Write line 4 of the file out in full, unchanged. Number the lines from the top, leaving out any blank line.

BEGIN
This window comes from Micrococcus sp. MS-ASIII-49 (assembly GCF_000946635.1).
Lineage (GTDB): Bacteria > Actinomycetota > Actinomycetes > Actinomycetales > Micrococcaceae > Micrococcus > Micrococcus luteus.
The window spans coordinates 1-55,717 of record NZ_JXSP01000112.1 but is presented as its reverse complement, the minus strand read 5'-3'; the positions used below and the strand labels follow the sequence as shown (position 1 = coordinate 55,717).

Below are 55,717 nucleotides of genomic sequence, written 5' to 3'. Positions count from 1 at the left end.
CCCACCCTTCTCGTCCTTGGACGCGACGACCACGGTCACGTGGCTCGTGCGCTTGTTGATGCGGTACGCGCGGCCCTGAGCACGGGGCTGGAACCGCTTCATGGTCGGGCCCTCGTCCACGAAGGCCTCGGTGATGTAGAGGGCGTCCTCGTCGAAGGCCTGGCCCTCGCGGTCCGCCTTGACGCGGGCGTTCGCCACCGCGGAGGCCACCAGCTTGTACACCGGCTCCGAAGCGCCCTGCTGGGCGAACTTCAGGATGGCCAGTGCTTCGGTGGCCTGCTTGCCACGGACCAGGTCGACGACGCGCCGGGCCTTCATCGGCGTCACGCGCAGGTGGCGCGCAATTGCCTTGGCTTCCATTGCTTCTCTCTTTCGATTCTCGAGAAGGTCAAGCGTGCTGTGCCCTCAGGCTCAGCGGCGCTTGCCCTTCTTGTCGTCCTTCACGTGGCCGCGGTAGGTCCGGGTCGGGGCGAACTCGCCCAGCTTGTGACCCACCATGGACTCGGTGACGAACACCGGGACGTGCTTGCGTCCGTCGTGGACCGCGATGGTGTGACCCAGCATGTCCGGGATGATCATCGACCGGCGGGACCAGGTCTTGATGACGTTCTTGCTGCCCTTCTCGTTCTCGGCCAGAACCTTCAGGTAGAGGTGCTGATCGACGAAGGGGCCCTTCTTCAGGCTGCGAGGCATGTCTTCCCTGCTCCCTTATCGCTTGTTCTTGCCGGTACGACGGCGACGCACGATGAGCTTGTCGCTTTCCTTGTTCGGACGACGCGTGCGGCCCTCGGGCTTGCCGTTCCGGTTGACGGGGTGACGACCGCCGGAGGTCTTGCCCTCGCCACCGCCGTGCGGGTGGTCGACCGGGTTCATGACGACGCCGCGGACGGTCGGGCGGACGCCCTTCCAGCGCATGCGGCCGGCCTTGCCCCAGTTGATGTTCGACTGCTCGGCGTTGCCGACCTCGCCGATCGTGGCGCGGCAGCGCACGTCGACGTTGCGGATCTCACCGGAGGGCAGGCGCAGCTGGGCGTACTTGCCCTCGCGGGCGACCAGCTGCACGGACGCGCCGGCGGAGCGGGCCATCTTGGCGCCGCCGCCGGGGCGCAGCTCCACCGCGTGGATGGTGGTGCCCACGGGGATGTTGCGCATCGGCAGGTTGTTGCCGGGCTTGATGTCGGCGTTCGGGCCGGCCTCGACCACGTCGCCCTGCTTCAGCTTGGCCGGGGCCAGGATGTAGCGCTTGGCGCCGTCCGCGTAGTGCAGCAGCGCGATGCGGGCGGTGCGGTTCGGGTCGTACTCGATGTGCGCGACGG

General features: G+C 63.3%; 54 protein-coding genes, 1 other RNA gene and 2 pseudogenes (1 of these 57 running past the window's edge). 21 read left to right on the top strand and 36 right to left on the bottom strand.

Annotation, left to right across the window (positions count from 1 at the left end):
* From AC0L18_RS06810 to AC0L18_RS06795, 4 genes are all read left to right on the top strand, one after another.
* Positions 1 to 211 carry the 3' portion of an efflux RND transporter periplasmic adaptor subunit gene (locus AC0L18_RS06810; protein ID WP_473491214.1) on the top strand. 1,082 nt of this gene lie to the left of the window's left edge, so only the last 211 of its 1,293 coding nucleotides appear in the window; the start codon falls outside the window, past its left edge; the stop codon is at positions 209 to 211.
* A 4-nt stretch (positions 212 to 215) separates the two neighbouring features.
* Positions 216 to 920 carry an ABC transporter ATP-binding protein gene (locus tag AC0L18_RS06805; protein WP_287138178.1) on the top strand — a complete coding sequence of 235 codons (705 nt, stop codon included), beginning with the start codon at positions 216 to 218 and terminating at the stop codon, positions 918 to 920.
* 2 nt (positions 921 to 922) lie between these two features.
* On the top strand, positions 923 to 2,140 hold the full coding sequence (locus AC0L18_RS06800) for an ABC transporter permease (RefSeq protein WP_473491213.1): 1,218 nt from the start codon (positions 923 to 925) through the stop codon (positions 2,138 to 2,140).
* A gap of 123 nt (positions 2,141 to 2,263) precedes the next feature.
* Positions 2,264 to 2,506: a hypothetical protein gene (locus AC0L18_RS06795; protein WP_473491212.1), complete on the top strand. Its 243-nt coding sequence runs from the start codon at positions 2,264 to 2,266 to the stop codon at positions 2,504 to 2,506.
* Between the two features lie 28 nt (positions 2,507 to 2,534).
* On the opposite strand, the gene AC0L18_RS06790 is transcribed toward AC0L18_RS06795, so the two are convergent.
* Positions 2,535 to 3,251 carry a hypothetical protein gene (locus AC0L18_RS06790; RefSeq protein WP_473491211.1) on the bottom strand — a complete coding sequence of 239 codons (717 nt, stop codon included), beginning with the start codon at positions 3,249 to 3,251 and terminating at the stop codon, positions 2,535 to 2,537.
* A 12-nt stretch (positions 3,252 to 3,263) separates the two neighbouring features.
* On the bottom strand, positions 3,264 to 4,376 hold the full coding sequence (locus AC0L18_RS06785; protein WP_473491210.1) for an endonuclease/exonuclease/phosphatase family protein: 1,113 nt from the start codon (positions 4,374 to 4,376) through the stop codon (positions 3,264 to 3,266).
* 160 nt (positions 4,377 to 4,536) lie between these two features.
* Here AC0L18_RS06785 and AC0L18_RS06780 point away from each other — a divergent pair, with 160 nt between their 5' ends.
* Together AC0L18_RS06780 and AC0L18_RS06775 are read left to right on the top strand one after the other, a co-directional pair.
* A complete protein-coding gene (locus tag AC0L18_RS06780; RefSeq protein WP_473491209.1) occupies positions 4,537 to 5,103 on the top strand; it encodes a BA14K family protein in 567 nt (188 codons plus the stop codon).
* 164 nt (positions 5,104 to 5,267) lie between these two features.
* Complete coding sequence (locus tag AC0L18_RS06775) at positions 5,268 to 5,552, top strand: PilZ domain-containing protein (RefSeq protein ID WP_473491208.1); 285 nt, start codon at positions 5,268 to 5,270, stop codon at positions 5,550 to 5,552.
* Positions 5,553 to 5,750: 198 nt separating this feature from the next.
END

Below are 55,717 nucleotides of genomic sequence, written 5' to 3'. Positions count from 1 at the left end.